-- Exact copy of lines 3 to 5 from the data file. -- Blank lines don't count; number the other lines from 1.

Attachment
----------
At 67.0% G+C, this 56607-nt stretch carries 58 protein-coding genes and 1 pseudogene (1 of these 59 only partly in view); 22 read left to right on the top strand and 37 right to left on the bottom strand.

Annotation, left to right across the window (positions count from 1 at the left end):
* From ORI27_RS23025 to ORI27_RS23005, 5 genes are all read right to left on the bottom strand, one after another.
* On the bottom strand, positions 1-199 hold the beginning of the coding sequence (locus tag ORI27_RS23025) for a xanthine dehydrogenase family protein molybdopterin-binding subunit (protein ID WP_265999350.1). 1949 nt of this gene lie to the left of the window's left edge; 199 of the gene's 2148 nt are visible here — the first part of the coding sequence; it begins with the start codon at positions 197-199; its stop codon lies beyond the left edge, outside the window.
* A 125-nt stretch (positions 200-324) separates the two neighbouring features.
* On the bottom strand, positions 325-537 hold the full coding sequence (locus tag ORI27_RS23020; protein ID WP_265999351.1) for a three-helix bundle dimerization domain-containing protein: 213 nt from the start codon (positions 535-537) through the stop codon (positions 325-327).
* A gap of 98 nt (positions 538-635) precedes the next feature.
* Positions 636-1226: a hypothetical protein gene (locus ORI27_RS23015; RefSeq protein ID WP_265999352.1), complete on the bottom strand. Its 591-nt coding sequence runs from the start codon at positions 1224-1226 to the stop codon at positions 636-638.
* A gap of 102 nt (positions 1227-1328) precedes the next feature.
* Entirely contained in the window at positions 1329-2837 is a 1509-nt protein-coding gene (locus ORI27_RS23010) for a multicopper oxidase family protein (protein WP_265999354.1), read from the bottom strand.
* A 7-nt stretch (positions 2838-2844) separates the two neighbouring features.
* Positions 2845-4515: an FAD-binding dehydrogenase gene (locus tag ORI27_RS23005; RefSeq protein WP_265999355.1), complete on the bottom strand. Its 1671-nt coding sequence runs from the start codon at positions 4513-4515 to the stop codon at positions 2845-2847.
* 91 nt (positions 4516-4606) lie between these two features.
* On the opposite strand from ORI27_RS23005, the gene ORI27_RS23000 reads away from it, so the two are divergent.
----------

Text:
* From ORI27_RS23025 to ORI27_RS23005, 5 genes are all read right to left on the bottom strand, one after another.
* On the bottom strand, positions 1-199 hold the beginning of the coding sequence (locus tag ORI27_RS23025) for a xanthine dehydrogenase family protein molybdopterin-binding subunit (protein ID WP_265999350.1). 1949 nt of this gene lie to the left of the window's left edge; 199 of the gene's 2148 nt are visible here — the first part of the coding sequence; it begins with the start codon at positions 197-199; its stop codon lies beyond the left edge, outside the window.
* A 125-nt stretch (positions 200-324) separates the two neighbouring features.